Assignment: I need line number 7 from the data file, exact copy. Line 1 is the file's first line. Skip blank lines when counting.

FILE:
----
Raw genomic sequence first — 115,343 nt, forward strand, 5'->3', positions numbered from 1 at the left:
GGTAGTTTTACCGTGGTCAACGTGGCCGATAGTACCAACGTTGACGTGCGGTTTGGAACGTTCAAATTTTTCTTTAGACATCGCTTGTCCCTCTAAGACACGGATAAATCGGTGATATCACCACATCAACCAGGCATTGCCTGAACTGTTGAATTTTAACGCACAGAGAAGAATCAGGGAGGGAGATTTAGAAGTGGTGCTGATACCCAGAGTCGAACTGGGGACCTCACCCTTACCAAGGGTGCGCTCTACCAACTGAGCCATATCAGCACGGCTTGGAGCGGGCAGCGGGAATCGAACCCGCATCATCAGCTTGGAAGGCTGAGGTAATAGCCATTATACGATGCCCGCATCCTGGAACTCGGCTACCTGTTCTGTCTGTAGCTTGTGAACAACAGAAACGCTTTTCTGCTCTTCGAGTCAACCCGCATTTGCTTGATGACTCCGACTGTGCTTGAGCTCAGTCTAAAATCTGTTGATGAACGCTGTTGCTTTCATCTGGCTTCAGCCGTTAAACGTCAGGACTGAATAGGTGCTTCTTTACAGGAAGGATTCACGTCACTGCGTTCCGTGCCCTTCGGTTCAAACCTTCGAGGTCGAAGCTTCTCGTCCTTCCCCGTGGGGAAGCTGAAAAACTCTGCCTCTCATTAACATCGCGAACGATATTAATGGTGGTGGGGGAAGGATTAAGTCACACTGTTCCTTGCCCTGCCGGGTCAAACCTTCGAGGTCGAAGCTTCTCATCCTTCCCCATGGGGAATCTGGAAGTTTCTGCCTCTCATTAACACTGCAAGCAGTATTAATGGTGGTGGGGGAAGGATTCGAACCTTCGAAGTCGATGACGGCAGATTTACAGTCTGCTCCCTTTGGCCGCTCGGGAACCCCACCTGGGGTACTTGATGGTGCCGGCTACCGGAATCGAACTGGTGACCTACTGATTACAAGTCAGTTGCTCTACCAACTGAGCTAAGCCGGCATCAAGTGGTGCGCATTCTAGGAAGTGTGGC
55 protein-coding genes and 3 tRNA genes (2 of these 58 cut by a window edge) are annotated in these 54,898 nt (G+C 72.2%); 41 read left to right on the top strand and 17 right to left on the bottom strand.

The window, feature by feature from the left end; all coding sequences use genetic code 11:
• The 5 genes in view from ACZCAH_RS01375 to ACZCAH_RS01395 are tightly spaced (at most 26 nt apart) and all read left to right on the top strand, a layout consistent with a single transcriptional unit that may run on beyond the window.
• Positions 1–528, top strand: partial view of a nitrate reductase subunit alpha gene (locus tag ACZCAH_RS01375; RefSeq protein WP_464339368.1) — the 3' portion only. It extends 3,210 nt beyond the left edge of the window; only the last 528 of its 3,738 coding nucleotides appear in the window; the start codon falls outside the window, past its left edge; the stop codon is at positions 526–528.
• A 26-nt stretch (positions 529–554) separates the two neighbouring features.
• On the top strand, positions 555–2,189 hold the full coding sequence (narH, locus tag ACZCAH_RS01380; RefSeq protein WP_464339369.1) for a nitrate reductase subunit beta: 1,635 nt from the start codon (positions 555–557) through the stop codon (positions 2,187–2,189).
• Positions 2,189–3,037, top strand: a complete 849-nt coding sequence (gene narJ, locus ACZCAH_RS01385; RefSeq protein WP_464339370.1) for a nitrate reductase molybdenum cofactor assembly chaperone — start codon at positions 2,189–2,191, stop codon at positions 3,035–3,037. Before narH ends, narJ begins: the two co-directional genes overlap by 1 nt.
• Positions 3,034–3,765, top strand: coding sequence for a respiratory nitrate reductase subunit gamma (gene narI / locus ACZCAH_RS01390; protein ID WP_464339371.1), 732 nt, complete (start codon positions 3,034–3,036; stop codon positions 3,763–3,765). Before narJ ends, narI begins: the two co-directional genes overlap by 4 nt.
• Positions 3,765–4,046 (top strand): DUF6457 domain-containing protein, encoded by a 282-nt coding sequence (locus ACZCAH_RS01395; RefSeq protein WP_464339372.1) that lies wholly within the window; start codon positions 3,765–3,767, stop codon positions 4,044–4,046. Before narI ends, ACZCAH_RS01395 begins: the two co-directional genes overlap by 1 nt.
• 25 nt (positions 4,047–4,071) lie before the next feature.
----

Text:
• A 26-nt stretch (positions 529–554) separates the two neighbouring features.